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Welfare Reform on the Web (September 2001): Pensions - Overseas

CHANGING THE FINANCING OF THE LITHUANIAN PENSIONS SYSTEM

T Medaiskis

International Social Security Review, vol.54, no.2/3 2001, p.127-137.

A three tier system has been drafted and approved by the government. The first tier will consist of a national pension based on the residence principle, instead of the existing state pension based on the insurance principle. The second tier will be a compulsory funded system based on privately managed pension funds. Several important goals will thus be achieved:

  • dividing the old age security risk between pay-as-you-go and funded schemes;
  • boosting investment opportunities and encouraging the development of financial markets;
  • offering improved incentives for the working population to contribute, etc.
The third tier will comprise voluntary pension funds: their activities will be liberated and severe constraints on investment return removed.

NEW PENSIONS AGREEMENT

Anon

European Industrial Relations Review, no.329, 2001, p.18-20.

A new agreement aimed at overhauling pensions in Spain was signed on 9th April by the government, employer representatives and the trade union confederation CCOO. The deal builds on reforms agreed in 1996 and attempts to encourage people to work beyond 65, to discourage early retirement and to provide incentives for private pensions, which are still in their infancy.

THE PENSION SCHEME IN BELARUS: SITUATION ANALYSIS AND PERSPECTIVES

N Murashkevich

International Social Security Review, vol.54, no.2/3 2001, p.151-175.

It is proposed to create a three-tier pension system in Belarus. The first tier will consist of social pensions, funded out of the national budget, for people who have not provided adequately for their retirement through contributions to the state insurance scheme. The second tier will comprise pensions financed on a pay-as-you-go basis from current contributions to the state insurance scheme. The third level will consist of supplementary pensions paid by occupational or sectoral schemes run on accumulation principles.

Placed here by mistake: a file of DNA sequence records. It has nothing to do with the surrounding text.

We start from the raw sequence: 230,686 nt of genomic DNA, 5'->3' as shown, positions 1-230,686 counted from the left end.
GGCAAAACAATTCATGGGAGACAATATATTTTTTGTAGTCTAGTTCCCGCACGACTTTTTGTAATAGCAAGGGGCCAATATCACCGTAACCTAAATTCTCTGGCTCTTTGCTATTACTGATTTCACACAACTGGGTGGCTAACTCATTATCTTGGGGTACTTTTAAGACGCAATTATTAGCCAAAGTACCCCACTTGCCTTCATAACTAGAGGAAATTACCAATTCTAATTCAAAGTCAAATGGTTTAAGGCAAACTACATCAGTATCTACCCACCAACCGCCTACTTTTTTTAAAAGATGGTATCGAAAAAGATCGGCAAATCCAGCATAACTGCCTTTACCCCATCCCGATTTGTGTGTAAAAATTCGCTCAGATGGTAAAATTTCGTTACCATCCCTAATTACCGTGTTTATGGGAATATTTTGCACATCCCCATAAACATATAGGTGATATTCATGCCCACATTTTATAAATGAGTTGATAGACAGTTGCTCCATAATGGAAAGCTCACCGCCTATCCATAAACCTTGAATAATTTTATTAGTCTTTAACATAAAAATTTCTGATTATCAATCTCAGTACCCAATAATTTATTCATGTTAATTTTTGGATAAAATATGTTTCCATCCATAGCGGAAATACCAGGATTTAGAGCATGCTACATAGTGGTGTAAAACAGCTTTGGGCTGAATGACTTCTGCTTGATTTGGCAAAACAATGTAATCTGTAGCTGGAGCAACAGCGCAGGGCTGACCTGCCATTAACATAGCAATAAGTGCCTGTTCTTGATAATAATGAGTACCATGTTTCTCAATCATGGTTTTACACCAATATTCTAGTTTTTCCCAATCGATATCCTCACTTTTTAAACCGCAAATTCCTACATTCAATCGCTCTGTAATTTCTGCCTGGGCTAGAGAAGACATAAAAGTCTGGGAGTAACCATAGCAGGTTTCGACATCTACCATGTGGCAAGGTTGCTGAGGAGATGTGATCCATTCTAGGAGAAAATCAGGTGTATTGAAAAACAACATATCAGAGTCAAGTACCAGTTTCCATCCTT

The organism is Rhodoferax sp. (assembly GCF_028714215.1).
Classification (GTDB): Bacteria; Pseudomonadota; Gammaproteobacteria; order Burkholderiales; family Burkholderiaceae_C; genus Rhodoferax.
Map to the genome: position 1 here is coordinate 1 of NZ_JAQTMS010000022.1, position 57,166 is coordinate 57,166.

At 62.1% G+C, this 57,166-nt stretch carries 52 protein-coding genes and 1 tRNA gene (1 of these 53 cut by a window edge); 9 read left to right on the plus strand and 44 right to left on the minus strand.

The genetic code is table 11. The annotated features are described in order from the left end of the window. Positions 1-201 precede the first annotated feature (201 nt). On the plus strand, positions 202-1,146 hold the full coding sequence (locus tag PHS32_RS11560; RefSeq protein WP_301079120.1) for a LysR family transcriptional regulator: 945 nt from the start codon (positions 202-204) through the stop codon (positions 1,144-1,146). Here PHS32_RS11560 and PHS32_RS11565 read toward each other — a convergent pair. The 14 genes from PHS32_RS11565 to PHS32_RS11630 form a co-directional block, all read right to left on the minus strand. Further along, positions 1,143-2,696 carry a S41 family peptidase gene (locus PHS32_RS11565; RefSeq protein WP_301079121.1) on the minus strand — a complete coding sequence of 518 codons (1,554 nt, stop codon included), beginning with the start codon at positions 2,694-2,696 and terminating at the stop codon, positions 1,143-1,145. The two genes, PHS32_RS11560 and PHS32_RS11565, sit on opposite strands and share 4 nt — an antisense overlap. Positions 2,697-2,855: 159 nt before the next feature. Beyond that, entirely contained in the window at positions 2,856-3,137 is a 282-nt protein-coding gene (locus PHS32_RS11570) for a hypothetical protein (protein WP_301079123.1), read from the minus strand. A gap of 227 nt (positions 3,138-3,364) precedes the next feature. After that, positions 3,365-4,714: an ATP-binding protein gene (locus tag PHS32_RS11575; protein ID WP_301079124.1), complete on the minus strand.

THE POLITICAL ECONOMY OF PENSION REFORM IN EASTERN EUROPE

K Müller

International Social Security Review, vol.54, no.2/3, 2001, p.57-79.

Article compares pension reform in Poland, Hungary and the Czech Republic, and examines the circumstances which favoured radical change in Poland and Hungary, and held it back in the Czech Republic. The financial situation of the public pay-as-you-go scheme influences the perceived urgency of reform and determines whether the Finance Ministry, with its bias towards privatisation, enters the arena. The degree of the country's external debt determines whether the World Bank gets involved, with its policy advice modelled on the Chilean experience. Radical pension reform becomes feasible when actors favouring privatisation (the Finance Ministry and the World Bank) have greater leverage than the Welfare Ministry, which is likely to favour Bismarkian or Beveridgean paradigms.

TRENDS IN PENSION REFORM IN THE RUSSIAN FEDERATION: A BRIEF OVERVIEW

D Karasyov and Y Lubin.

International Social Security Review, vol.54, no.2/3, 2001, p.139-149.

The present pension reform programme consists of the following elements:

  • a state pension insurance pillar where pensions are directly related to length of employment and contributions paid to the state insurance fund;
  • a state pension security pillar financed from the national budget and covering categories such as civil servants and military personnel as well as people who do not quality for a pension under the insurance scheme;
  • supplementary pensions based on voluntary contributions to non-state schemes.